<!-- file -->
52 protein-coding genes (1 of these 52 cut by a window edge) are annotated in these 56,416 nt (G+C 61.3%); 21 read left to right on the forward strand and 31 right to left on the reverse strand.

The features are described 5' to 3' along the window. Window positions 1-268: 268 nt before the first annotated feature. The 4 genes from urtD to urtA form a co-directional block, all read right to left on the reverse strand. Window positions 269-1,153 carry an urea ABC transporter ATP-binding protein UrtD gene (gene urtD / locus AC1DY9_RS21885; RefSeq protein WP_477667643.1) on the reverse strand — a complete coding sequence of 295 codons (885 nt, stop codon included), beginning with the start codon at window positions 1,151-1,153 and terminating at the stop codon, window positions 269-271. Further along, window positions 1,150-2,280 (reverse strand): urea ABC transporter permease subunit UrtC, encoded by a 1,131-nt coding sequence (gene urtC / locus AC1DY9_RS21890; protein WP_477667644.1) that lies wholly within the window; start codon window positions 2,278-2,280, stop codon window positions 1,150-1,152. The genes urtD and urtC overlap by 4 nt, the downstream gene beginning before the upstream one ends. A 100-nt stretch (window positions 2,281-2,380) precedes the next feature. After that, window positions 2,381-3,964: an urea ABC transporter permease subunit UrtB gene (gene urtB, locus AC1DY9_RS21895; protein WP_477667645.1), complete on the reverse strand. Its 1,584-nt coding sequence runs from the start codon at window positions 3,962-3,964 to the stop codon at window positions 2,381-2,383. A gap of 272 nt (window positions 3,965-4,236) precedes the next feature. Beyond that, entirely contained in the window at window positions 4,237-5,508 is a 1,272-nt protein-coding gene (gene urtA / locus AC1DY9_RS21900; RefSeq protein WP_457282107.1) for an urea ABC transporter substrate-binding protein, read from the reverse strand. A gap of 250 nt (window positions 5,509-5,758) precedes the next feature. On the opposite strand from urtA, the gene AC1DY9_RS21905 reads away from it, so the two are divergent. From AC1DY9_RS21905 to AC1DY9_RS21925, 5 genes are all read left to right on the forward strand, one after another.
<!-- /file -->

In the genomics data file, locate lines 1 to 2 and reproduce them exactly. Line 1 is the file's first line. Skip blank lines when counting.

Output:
52 protein-coding genes (1 of these 52 cut by a window edge) are annotated in these 56,416 nt (G+C 61.3%); 21 read left to right on the forward strand and 31 right to left on the reverse strand.

The features are described 5' to 3' along the window. Window positions 1-268: 268 nt before the first annotated feature. The 4 genes from urtD to urtA form a co-directional block, all read right to left on the reverse strand. Window positions 269-1,153 carry an urea ABC transporter ATP-binding protein UrtD gene (gene urtD / locus AC1DY9_RS21885; RefSeq protein WP_477667643.1) on the reverse strand — a complete coding sequence of 295 codons (885 nt, stop codon included), beginning with the start codon at window positions 1,151-1,153 and terminating at the stop codon, window positions 269-271. Further along, window positions 1,150-2,280 (reverse strand): urea ABC transporter permease subunit UrtC, encoded by a 1,131-nt coding sequence (gene urtC / locus AC1DY9_RS21890; protein WP_477667644.1) that lies wholly within the window; start codon window positions 2,278-2,280, stop codon window positions 1,150-1,152. The genes urtD and urtC overlap by 4 nt, the downstream gene beginning before the upstream one ends. A 100-nt stretch (window positions 2,281-2,380) precedes the next feature. After that, window positions 2,381-3,964: an urea ABC transporter permease subunit UrtB gene (gene urtB, locus AC1DY9_RS21895; protein WP_477667645.1), complete on the reverse strand. Its 1,584-nt coding sequence runs from the start codon at window positions 3,962-3,964 to the stop codon at window positions 2,381-2,383. A gap of 272 nt (window positions 3,965-4,236) precedes the next feature. Beyond that, entirely contained in the window at window positions 4,237-5,508 is a 1,272-nt protein-coding gene (gene urtA / locus AC1DY9_RS21900; RefSeq protein WP_457282107.1) for an urea ABC transporter substrate-binding protein, read from the reverse strand. A gap of 250 nt (window positions 5,509-5,758) precedes the next feature. On the opposite strand from urtA, the gene AC1DY9_RS21905 reads away from it, so the two are divergent. From AC1DY9_RS21905 to AC1DY9_RS21925, 5 genes are all read left to right on the forward strand, one after another.